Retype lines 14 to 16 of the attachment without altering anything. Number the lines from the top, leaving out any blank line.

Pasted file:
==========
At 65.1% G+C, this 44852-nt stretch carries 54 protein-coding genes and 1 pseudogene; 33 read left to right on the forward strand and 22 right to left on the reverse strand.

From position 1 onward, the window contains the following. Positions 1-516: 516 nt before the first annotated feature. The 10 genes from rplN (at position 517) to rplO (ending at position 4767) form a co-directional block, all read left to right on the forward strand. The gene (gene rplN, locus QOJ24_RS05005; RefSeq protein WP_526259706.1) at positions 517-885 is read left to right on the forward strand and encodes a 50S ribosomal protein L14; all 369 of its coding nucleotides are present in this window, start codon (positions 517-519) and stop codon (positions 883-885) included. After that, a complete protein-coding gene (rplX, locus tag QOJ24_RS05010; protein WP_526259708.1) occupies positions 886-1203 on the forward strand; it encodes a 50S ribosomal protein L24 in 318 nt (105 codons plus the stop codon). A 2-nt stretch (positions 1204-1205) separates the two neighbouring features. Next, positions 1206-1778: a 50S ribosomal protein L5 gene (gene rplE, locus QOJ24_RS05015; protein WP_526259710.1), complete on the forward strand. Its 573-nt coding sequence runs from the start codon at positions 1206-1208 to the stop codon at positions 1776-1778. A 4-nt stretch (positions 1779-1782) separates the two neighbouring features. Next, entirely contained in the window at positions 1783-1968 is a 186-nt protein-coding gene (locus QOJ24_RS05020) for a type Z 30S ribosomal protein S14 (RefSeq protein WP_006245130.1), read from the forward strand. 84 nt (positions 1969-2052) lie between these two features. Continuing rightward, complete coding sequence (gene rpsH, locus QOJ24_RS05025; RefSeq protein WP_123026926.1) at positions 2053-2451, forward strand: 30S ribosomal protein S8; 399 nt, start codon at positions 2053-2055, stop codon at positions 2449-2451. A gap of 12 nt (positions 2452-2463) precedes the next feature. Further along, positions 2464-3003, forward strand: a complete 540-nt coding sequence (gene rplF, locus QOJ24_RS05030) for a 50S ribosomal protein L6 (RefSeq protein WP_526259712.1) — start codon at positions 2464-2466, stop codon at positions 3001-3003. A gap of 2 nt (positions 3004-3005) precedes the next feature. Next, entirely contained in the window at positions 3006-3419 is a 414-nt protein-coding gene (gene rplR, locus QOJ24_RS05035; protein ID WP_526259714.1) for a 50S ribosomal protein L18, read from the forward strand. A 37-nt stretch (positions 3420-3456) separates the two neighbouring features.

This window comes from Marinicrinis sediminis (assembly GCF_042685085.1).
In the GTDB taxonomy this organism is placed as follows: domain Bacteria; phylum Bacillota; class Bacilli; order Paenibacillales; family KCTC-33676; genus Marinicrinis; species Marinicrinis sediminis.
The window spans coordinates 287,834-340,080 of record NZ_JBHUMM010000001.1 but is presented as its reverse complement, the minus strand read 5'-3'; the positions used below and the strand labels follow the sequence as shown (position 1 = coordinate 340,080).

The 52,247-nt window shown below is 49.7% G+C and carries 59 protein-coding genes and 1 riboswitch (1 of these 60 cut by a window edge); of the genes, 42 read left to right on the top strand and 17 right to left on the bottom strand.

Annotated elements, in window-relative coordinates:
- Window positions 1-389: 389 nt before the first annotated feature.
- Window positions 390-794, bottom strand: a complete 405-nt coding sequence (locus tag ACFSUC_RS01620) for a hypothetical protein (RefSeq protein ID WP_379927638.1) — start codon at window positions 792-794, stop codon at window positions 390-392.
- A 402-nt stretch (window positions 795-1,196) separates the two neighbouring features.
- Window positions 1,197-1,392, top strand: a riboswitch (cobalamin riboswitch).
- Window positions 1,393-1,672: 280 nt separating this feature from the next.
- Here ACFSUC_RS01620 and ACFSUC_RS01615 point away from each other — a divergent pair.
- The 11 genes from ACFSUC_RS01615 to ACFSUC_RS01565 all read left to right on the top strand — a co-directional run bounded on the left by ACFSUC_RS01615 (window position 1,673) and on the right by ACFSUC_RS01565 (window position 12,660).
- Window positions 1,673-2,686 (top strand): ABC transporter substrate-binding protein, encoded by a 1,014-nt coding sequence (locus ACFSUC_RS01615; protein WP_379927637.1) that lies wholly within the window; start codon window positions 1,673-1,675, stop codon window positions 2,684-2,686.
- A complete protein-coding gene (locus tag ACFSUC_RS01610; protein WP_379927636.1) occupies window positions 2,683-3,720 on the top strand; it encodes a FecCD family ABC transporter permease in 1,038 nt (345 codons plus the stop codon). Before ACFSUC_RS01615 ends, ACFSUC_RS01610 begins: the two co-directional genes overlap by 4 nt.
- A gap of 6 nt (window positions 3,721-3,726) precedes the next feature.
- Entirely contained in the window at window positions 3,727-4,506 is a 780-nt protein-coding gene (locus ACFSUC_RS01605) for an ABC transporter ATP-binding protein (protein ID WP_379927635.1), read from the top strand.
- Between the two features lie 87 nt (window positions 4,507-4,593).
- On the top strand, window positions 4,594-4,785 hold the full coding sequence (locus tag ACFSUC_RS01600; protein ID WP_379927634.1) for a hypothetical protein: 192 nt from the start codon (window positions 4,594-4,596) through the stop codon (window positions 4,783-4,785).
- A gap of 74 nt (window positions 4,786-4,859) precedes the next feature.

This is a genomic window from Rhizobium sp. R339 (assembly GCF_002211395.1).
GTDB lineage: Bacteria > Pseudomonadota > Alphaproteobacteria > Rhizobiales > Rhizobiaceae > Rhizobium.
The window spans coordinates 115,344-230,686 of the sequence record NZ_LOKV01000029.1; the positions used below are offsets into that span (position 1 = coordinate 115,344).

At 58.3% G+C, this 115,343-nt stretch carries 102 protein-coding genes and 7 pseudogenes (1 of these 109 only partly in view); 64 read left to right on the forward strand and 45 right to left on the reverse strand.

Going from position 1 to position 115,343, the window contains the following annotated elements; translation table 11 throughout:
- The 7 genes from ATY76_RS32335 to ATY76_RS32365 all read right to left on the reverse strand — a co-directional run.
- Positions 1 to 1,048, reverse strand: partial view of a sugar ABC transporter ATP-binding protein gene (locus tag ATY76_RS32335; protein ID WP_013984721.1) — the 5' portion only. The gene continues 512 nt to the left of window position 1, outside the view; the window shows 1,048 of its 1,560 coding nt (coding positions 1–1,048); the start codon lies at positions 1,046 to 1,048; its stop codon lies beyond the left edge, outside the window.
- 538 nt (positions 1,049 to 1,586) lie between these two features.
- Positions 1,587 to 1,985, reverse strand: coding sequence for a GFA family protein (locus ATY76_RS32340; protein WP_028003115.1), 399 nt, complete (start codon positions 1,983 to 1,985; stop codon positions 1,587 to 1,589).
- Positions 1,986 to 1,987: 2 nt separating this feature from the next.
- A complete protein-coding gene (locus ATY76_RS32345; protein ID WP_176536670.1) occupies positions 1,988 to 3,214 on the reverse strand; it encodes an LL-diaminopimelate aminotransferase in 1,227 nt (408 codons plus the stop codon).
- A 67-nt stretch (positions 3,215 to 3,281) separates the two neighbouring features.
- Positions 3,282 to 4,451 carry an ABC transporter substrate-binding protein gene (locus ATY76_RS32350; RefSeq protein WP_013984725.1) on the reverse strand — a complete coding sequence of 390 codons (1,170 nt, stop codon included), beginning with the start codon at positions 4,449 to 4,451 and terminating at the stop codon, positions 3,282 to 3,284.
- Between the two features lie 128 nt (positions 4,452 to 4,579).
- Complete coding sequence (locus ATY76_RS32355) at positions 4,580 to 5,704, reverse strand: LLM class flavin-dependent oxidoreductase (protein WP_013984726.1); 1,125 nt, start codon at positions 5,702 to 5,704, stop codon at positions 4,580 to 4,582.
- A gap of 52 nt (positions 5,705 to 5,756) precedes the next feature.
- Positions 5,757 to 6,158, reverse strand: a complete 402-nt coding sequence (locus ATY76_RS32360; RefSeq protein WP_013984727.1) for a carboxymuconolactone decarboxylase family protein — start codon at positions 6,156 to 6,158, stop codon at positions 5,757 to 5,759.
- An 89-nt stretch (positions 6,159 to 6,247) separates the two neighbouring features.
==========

- The 11 genes from ACFSUC_RS01615 to ACFSUC_RS01565 all read left to right on the top strand — a co-directional run bounded on the left by ACFSUC_RS01615 (window position 1,673) and on the right by ACFSUC_RS01565 (window position 12,660).
- Window positions 1,673-2,686 (top strand): ABC transporter substrate-binding protein, encoded by a 1,014-nt coding sequence (locus ACFSUC_RS01615; protein WP_379927637.1) that lies wholly within the window; start codon window positions 1,673-1,675, stop codon window positions 2,684-2,686.
- A complete protein-coding gene (locus tag ACFSUC_RS01610; protein WP_379927636.1) occupies window positions 2,683-3,720 on the top strand; it encodes a FecCD family ABC transporter permease in 1,038 nt (345 codons plus the stop codon). Before ACFSUC_RS01615 ends, ACFSUC_RS01610 begins: the two co-directional genes overlap by 4 nt.